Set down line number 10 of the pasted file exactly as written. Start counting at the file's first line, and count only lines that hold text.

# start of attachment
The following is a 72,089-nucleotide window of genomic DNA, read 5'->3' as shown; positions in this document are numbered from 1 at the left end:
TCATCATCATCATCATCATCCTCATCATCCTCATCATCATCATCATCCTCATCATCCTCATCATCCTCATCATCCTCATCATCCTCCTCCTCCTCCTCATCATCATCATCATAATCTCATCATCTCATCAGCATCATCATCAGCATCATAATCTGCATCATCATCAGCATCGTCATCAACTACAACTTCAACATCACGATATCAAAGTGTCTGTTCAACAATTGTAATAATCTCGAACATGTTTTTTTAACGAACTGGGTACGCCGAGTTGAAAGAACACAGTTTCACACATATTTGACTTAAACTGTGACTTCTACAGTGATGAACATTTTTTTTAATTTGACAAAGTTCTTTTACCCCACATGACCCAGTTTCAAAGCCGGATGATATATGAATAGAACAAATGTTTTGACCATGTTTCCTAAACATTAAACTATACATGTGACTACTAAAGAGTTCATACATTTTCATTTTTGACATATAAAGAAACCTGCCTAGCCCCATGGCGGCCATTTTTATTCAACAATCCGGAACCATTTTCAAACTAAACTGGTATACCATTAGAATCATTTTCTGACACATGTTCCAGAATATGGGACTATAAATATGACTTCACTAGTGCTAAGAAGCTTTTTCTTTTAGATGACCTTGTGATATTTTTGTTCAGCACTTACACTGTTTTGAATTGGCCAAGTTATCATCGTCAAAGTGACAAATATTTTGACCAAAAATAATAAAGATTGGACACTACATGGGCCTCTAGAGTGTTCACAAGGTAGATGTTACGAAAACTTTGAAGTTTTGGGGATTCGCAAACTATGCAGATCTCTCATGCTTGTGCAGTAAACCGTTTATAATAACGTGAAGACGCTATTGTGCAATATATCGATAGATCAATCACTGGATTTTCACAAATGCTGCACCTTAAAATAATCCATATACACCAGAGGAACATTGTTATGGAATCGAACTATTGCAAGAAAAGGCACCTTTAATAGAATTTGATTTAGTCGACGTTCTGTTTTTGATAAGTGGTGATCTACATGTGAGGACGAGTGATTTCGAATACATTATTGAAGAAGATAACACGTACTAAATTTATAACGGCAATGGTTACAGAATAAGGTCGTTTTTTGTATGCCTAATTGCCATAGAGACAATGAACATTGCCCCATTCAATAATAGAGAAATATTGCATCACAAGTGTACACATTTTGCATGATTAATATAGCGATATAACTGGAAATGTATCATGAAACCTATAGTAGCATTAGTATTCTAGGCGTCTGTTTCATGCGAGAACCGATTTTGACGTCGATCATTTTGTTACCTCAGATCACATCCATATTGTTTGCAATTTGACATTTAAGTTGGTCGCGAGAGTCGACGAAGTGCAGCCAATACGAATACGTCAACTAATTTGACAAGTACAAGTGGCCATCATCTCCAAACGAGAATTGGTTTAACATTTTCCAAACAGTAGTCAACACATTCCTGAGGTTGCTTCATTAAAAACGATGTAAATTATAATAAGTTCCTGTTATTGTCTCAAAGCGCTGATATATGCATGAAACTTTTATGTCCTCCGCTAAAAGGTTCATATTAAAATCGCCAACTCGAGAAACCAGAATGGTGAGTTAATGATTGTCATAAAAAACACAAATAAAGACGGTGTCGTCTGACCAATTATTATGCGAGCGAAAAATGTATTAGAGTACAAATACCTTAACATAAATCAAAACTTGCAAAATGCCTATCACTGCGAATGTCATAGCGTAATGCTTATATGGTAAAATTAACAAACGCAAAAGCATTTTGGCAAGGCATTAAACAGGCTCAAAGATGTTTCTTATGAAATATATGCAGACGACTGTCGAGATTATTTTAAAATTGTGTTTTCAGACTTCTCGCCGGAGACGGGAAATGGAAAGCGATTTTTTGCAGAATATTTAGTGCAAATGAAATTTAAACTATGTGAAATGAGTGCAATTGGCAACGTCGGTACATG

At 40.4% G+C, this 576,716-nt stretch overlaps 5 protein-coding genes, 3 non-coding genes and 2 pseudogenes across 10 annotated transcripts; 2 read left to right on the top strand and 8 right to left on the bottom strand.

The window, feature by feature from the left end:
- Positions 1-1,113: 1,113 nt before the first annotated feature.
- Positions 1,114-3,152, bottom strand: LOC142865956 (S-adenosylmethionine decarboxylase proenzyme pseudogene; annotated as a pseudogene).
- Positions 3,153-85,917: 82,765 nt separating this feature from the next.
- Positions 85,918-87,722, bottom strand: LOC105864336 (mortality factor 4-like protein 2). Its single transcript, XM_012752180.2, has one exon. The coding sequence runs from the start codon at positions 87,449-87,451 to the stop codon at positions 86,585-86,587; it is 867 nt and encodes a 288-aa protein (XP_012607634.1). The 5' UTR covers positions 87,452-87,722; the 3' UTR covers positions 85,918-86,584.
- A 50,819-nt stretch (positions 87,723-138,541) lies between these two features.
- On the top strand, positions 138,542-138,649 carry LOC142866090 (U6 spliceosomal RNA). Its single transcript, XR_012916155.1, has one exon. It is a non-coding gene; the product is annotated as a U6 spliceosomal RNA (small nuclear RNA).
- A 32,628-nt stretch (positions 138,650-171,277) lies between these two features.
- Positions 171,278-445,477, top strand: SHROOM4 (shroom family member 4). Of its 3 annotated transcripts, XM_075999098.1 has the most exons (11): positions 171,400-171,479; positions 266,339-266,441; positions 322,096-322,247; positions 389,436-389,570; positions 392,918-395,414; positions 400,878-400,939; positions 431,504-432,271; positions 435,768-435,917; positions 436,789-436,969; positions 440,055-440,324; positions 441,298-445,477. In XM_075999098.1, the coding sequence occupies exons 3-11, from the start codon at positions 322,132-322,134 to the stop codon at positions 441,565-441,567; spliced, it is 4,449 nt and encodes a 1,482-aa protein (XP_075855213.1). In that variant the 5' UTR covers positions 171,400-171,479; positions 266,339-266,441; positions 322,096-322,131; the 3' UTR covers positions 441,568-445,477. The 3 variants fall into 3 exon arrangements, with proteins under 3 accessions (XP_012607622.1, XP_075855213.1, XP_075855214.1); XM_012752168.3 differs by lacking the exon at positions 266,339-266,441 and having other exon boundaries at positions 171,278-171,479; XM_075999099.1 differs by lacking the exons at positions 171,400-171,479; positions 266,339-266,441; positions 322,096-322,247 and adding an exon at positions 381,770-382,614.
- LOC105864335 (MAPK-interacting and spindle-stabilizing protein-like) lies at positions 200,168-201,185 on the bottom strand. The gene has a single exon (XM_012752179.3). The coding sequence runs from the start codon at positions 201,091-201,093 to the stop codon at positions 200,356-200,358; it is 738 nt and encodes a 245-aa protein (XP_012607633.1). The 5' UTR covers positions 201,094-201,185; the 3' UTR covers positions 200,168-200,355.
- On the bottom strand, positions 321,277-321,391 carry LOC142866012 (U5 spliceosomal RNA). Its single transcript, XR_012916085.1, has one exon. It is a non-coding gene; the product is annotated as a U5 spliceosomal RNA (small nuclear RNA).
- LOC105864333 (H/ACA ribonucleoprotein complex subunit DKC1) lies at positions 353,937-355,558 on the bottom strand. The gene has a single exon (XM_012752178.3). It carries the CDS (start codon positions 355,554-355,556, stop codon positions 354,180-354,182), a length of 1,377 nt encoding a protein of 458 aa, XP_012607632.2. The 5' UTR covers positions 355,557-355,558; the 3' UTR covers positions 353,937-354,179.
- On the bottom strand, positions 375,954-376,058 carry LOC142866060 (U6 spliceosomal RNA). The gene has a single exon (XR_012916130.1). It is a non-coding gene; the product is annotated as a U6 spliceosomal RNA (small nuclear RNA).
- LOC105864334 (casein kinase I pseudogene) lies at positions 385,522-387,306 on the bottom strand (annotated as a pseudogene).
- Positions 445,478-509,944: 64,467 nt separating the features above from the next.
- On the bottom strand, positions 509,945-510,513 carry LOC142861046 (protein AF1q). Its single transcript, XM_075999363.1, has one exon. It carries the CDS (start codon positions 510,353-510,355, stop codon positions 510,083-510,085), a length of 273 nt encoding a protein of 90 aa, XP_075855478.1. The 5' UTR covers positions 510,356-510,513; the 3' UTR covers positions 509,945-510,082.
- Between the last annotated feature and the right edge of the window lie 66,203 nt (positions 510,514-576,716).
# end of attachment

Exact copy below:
- On the top strand, positions 138,542-138,649 carry LOC142866090 (U6 spliceosomal RNA). Its single transcript, XR_012916155.1, has one exon. It is a non-coding gene; the product is annotated as a U6 spliceosomal RNA (small nuclear RNA).